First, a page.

Fleurieu Peninsula

We have just had a few days down the Fleurieu Peninsula which is south of Adelaide. We started at Port Adelaide which is at the very top and then followed the coast road down. We instantly liked Port Adelaide. It’s a mixture of art galleries, museums, good eating places and has been adopted by the arty, bohemian set. We’ll return and spend some more time there in the future. Just to pass through doesn’t do it justice. We also called at Port Adelaide’s smaller neighbour Semaphore.

We stuck to the coast road and visited Moana and Maslin beaches. These are both beaches that you can drive onto but they do get much busier than we like as they are dormitory suburbs of Adelaide. Another stop was at Sellicks beach, one of the few nudist beaches in Australia. Our final stop of the day was Normanville, a lovely small town with a good campsite close to the beach. We stayed for a couple of nights as it’s a good base to tour the region from. Whilst there we had a meal out at recently opened tapas bar (Aussie style) and very good it was too.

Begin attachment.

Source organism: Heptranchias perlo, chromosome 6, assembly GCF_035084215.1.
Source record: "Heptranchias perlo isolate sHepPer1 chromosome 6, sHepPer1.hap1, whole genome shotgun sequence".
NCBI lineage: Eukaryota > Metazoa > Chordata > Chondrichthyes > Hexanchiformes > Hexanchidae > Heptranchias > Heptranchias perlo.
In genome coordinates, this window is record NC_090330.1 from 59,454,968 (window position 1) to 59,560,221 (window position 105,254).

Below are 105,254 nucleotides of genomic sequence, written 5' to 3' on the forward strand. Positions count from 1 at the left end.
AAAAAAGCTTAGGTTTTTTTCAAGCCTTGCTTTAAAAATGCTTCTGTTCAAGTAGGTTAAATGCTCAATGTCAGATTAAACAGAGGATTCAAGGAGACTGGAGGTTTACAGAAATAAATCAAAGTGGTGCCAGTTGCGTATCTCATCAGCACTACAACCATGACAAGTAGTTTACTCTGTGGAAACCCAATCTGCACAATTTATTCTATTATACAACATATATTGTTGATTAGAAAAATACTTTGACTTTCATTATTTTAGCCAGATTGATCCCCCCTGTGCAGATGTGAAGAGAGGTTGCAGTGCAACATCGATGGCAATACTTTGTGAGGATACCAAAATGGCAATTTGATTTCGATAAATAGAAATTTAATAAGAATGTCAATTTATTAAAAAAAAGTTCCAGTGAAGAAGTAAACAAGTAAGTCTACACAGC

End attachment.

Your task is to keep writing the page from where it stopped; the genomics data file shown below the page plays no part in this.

The next day we had a drive out to Victor Harbour on the other side of the peninsula, a quite sophisticated/retirement town where we had a ride on a horse drawn tram that takes you across a causeway to Granite Island where you can have a cream tea overlooking the sea (all very twee). We then drove on to Goolwa another 15km up the coast. This is at the mouth of the Murray River which was so hugely significant to Australia 100 years ago but it’s now a tourist town with paddle steamers on the river and very expensive housing developments around a new marina on Hindmarsh Island.

This whole area is so undeniably beautiful with green rolling hills, sheep and cattle farms and all very English. Trouble is it’s not the remote Australia that we’ve grown to love so much.

However, we had been given a recommendation (strangely from a checkout lady at a supermarket in Port Adelaide) to visit a place called Rapid Bay. We found it down a long steep road with just a few houses at the bottom. What a great place, surrounded by towering cliffs with just a municipal campground on the beach overlooking a beautiful bay.

Rapid bay was first discovered by Colonel William Light in 1836. He stepped ashore from his ship ‘The Rapid’ to form a new colony later writing in his diary “I have hardly seen a place I like better”. He also carved his initials on a rock with the date which is still here today just behind the beach.

Just when we think we won’t find another place as good as the last one up pops something like this. Just perfect. A natural open campground with just toilets but no showers or electricity and at just 6 dollars a night ideal.

There is so much more to see on the Fleurieu Peninsula but for now it will have to wait. The weather is just perfect and so is Rapid bay.

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